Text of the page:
The third is a very pretty par 4, downhill with out of bounds on the right and left and a lake to the right of the green and the last third of the fairway. A drive down the middle, however, just runs into the lake because the fairway slopes that way. Next time round I tried a 3 wood to leave it short and hit a longer iron. I didn’t lose the ball but it makes it a tough par 4 with a small green to hit on a long iron.
The 5th is an interesting hole, with a tee box high above the fairway and a right angle dogleg. In fairness, there is a lot of room here to thump a wayward drive, but even of you make the apex it’s still a 200 yard uphill shot to the green. I’m not complaining about a hole being difficult, but it’s hardly fair when the next hole is a bloody nightmare.
The 6th is a short par 4 which skirts around a lake. I say ‘lake’. By the time we were there it had all but dried up, leaving behind a chasm so large the like hasn’t been seen since Moses parted the Red Sea. Anyway, I looked at the course guide, picked a spot and fired a nicely judged 3 wood over some trees, hoping to cut off the apex slightly and find the fairway for a 100 yard chip in. Did that happen? No. Instead my ball disappeared, I assume by the edge of the lake, which is far, far further left into the fairway than the course guide suggests.
My partners had decided to play it safer with some nicely judged irons into the middle of the fairway. Did that work? No. The fairway, for reasons known only to the designer, is sloped away from the lake, running any ball hit ‘safely’ into another lake on the other side. So attack the hole with a Tiger line and lose it in the lake. Play it safe and aim short for the fairway and lose it in the other lake. What is the best way to play this hole? I have no idea. Maybe just use a putter.
Admittedly, the signature hole of the par 3 seventh is actually a lovely short hole. We did lose balls, but only because we are rubbish and deserved to lose them with poor shots. It wasn’t because the designer was perverse. Though, one could argue that the anger generated by the previous few holes affected our swings.
The 9th isn’t too bad a hole, though on one occasion the groundsman sat to the left of the fairway waiting for me to take a tee shot and, I don’t know about anyone else, but children and groundsmen are like fairway magnets to me. The minute I see one I end up drilling the ball right at them, no matter how much I try not to.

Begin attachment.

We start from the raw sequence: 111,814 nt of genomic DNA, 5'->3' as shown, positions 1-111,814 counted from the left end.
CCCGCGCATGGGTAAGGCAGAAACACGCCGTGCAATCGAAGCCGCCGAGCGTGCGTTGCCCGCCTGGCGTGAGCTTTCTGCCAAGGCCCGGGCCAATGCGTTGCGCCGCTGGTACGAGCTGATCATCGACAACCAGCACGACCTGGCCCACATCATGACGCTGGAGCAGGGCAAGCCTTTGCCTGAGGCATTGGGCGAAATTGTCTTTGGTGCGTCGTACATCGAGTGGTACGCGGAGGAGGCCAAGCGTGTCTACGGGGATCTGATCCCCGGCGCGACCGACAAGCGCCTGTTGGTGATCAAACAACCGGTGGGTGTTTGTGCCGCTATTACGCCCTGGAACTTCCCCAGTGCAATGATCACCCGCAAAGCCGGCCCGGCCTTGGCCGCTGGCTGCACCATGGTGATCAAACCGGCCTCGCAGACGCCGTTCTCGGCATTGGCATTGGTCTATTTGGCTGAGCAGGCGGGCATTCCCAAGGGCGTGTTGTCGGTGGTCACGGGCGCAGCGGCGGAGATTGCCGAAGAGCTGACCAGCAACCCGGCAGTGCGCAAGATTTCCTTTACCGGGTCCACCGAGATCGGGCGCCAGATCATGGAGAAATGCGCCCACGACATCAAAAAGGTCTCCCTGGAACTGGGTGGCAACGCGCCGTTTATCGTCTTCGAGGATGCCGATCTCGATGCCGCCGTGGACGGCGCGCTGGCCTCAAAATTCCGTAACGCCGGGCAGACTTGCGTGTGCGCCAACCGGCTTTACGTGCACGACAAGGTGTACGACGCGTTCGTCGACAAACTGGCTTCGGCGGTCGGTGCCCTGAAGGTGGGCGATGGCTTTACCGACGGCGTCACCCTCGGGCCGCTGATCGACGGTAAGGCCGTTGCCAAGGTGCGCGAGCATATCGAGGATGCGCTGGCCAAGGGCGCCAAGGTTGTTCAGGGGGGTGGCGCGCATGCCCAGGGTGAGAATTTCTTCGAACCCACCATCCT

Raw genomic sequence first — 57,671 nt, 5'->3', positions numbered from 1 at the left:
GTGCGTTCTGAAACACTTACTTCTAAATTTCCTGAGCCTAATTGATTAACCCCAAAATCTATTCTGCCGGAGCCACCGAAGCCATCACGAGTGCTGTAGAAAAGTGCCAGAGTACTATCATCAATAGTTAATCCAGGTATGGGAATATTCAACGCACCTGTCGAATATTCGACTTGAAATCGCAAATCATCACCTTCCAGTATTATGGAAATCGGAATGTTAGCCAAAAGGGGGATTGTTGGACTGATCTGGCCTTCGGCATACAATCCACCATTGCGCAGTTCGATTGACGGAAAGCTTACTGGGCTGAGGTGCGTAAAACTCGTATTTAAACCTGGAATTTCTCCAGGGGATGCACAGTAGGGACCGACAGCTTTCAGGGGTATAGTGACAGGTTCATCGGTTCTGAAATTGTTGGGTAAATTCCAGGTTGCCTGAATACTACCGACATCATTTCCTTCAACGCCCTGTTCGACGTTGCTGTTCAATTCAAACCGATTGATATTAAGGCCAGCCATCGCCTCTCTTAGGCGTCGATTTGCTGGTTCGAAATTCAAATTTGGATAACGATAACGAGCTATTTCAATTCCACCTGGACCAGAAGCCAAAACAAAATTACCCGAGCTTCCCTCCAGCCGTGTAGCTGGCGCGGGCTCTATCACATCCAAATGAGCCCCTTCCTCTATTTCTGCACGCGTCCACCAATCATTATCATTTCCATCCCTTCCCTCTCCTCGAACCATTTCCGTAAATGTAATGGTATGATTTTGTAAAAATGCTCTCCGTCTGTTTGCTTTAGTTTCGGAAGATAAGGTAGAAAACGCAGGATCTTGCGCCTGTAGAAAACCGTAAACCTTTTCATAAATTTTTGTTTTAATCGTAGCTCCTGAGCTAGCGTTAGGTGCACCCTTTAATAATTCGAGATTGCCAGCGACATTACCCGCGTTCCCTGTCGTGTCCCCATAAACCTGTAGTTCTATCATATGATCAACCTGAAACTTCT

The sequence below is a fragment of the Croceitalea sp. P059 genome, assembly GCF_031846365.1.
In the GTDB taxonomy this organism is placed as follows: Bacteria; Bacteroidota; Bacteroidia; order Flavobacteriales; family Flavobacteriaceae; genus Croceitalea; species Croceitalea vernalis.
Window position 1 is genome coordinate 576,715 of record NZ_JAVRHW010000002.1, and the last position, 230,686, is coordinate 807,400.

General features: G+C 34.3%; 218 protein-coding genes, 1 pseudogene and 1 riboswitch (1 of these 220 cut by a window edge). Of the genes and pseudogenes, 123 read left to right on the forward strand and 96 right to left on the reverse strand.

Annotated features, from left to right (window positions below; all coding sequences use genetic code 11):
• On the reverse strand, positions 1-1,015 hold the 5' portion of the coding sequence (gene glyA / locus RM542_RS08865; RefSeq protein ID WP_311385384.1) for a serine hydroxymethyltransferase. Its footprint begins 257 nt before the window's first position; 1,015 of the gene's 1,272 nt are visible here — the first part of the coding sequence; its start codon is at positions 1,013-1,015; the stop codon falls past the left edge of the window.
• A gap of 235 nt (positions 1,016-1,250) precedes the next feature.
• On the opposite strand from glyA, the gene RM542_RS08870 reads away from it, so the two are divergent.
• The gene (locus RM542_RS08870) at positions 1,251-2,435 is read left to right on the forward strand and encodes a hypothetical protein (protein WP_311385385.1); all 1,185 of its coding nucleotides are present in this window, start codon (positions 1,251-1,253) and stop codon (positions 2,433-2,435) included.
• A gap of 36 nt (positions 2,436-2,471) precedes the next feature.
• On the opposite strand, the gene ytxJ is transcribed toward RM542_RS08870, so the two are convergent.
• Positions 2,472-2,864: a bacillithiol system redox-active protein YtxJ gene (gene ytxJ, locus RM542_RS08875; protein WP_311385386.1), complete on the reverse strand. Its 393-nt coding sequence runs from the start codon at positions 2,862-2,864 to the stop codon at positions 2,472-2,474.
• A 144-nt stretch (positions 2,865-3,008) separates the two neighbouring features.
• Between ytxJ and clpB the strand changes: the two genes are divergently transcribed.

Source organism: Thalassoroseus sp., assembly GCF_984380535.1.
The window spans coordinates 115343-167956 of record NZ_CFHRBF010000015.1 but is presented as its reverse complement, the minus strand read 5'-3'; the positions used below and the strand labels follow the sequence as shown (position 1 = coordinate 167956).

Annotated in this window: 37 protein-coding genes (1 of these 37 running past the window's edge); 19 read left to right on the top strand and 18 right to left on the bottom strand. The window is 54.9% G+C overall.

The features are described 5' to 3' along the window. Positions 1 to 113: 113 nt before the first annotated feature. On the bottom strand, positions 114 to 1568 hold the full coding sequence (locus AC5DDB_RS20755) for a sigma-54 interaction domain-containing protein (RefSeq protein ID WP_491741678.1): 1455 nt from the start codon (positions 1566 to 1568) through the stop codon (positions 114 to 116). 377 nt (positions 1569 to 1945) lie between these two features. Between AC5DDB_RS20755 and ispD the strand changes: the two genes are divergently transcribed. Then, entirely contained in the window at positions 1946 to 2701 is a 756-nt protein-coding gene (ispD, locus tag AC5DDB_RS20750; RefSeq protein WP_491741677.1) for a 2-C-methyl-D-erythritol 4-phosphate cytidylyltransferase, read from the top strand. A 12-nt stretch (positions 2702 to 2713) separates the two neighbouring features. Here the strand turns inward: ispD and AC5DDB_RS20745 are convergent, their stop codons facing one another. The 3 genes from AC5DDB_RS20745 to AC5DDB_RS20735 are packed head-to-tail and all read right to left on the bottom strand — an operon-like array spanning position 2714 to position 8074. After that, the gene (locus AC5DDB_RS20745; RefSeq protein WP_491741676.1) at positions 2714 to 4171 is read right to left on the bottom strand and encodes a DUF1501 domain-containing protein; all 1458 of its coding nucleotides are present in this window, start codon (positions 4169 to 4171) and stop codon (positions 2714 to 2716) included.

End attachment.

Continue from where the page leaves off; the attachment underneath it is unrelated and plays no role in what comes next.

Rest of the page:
Onto The Pines loop. I originally suspected this was named after the prodigious pine forest all round it, but I soon discovered it was a lament for the lost golf balls you’d be pining over.
1st hole is a long, downhill par 5, right in front of the massive clubhouse terrace. I teed up on the first day and really got ahold of it. Right down the middle. Slight fade, but a nice looking shot. My partners were impressed, with lots of “Good shots” all round. I could tell the punters on the terrace thought I was some kind of golf pro as well, which always makes me feel warm and fuzzy inside. The trouble was that when it landed it bounced, once, twice, then rolled and then rolled and then started to roll to the left as the slope took it…and rolled right off the course. I never found it.
Twice more I played this hole and to be honest I was so flummoxed about what to do with it I pretty much duffed the next two attempts. If your very best shot results in a lost ball it’s hard to know where to go.
2nd Hole we lost more balls. Sometimes I don’t even know how I lost them. They seemed like they were in the middle of the fairway, but the Almenara Golf Gods sent out their thieving squirrels again because I never found them.
3rd hole we lost balls, despite all doing some course management and teeing off with an iron to minimize the risk. Anywhere on the fairway and it just runs off to the left due to the slope and on the left is out of bounds covered by dense trees and bushes.
The 8th hole I liked. I pared it twice. I have no idea how.
The 9th hole gave me a birdie on the first day after a monumental iron shot into the green and three feet from the hole. Of course, this meant that I was rubbish on this hole for the subsequent two rounds. Why is it that the pressure of repeating a good performance always destroys my game?!
Back to the clubhouse broken and dejected. To be fair, the terrace, with some pretty outstanding views and good beer, did go some way to making up for the terrible rounds. And when you factor in the lovely hotel rooms, the comfy beds, the good breakfasts, the pretty amazing swimming pool and the spa, it’s a lovely place to spend a few days. Just bring a lot of golf balls. Or better still leave the clubs at home and get your sado-masochistic kicks from Christian Grey as he defiles young Ana.